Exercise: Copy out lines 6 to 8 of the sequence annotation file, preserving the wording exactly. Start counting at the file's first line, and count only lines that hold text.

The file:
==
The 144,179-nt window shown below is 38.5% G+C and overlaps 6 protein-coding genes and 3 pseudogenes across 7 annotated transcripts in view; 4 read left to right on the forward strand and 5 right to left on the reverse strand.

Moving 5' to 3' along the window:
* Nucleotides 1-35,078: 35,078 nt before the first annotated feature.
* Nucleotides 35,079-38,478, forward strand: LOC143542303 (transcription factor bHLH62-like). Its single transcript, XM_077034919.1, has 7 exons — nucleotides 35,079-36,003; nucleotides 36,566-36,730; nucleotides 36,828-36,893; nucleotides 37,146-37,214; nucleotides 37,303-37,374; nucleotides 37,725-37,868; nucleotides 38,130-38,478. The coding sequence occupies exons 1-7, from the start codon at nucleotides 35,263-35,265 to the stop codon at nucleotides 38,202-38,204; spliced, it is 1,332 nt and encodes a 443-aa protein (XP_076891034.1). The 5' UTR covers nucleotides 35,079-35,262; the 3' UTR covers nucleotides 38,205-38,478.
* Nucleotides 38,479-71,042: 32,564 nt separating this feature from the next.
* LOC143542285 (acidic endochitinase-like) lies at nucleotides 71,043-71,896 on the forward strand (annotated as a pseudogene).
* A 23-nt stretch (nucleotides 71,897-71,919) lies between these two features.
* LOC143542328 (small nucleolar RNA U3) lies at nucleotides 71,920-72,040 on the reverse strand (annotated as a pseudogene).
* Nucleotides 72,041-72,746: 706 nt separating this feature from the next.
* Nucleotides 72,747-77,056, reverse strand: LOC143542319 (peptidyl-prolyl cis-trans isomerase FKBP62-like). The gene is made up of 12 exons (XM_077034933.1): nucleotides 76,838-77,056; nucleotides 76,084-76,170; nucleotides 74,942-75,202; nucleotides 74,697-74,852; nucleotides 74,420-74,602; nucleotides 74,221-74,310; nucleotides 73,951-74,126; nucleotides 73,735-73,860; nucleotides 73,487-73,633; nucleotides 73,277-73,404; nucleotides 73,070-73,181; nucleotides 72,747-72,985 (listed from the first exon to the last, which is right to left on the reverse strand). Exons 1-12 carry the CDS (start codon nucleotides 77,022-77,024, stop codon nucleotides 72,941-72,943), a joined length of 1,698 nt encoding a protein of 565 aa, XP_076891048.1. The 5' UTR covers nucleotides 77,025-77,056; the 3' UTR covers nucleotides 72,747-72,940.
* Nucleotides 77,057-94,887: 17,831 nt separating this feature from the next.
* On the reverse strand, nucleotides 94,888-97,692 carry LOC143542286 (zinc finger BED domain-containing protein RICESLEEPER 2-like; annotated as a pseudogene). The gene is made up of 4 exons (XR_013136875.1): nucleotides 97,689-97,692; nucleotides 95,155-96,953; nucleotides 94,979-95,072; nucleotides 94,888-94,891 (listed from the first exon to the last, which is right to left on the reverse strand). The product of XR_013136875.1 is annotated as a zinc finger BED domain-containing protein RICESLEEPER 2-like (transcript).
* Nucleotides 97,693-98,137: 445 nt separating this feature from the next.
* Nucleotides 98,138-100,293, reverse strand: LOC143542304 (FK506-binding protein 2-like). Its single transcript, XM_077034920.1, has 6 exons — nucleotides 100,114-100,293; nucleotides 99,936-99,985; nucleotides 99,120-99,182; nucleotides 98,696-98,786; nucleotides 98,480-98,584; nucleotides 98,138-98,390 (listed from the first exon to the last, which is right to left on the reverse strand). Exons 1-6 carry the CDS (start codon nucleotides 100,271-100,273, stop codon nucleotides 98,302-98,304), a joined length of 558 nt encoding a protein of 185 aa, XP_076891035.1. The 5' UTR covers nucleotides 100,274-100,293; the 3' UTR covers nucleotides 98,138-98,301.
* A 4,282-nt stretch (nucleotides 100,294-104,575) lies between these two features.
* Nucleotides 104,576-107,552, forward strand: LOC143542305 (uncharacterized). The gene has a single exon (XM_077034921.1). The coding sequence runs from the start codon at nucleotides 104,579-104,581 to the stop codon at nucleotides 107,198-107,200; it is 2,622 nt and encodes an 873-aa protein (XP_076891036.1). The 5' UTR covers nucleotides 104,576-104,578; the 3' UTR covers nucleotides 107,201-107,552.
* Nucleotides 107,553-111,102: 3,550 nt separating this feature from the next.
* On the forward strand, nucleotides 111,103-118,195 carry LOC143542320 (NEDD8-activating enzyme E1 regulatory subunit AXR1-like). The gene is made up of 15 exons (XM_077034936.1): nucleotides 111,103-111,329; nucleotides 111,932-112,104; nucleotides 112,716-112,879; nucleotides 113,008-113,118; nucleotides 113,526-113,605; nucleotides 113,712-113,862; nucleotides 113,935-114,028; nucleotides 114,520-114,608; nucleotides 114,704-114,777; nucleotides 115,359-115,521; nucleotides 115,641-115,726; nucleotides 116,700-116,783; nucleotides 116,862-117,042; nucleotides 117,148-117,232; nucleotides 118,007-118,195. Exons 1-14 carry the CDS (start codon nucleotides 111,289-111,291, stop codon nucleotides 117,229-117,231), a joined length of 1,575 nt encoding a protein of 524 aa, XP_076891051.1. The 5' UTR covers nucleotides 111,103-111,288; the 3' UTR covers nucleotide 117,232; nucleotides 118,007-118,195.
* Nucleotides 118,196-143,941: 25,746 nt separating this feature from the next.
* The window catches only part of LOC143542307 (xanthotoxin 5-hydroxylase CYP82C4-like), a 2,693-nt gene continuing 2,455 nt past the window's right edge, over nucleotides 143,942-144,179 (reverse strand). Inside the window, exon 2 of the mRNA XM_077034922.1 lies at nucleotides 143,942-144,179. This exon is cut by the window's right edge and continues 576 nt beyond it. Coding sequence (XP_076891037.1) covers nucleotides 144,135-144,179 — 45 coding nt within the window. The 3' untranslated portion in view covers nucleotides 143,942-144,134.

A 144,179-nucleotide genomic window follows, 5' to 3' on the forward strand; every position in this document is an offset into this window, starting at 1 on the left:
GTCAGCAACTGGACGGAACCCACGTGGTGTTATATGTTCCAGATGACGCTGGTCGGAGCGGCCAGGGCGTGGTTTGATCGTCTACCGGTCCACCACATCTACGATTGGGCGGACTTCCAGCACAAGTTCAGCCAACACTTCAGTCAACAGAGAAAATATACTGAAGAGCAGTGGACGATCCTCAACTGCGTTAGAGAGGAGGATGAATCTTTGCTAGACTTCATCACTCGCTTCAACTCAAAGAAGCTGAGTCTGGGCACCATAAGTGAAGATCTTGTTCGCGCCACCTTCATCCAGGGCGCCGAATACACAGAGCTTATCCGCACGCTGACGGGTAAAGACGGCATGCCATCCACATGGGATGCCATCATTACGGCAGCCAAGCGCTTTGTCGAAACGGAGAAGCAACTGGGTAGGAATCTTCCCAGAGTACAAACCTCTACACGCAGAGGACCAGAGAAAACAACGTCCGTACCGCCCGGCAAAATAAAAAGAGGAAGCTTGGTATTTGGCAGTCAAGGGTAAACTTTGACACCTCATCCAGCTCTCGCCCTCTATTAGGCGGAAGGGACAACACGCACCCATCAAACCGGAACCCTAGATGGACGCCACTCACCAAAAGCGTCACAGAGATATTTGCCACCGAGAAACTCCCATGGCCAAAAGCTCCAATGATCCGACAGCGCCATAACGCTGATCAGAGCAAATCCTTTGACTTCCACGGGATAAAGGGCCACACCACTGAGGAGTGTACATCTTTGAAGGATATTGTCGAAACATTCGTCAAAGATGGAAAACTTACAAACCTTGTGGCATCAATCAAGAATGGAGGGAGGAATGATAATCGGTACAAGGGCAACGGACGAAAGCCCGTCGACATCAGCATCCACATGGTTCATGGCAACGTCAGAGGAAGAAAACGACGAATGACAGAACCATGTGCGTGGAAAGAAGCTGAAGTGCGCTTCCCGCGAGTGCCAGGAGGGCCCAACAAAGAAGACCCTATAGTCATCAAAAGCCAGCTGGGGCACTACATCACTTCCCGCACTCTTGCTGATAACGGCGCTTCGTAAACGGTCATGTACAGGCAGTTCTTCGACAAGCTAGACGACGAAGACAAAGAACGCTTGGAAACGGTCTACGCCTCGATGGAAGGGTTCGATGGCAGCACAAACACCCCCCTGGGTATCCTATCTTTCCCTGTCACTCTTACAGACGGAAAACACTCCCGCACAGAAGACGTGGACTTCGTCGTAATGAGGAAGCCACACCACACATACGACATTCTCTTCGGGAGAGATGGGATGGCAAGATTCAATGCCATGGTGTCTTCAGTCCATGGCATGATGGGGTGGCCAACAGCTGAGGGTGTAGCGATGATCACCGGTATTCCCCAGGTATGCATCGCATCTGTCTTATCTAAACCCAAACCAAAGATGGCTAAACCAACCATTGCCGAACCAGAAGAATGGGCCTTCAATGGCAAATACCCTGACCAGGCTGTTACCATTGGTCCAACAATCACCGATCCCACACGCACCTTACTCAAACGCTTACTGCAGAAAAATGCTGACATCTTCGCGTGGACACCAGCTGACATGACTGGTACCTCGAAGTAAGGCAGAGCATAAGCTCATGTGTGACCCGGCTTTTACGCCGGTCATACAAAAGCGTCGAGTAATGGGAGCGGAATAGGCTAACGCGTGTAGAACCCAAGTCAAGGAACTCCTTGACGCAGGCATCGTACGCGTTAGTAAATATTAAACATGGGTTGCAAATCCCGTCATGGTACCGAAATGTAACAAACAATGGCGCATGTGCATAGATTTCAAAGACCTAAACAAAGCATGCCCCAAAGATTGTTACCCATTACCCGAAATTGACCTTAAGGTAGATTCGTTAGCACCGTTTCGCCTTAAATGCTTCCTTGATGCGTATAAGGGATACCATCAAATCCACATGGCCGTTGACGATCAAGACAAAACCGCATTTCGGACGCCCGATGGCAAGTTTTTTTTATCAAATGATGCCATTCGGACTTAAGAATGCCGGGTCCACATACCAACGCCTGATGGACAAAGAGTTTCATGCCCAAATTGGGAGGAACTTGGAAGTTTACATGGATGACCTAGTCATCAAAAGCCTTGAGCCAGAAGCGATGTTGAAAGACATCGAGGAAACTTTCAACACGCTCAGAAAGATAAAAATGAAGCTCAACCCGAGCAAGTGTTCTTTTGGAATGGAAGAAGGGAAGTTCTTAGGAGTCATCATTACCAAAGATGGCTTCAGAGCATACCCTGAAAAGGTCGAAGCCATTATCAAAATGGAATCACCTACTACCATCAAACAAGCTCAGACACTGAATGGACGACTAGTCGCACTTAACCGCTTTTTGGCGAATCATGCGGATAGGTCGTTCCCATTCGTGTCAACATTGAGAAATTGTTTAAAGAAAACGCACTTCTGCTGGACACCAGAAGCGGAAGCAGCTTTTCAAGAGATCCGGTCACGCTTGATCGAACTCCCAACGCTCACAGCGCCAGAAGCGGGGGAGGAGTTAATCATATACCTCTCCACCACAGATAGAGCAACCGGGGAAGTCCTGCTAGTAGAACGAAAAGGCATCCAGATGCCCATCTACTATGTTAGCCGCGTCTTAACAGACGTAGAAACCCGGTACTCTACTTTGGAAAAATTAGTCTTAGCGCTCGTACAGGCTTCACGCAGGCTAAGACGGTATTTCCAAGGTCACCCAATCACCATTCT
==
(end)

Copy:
* LOC143542285 (acidic endochitinase-like) lies at nucleotides 71,043-71,896 on the forward strand (annotated as a pseudogene).
* A 23-nt stretch (nucleotides 71,897-71,919) lies between these two features.
* LOC143542328 (small nucleolar RNA U3) lies at nucleotides 71,920-72,040 on the reverse strand (annotated as a pseudogene).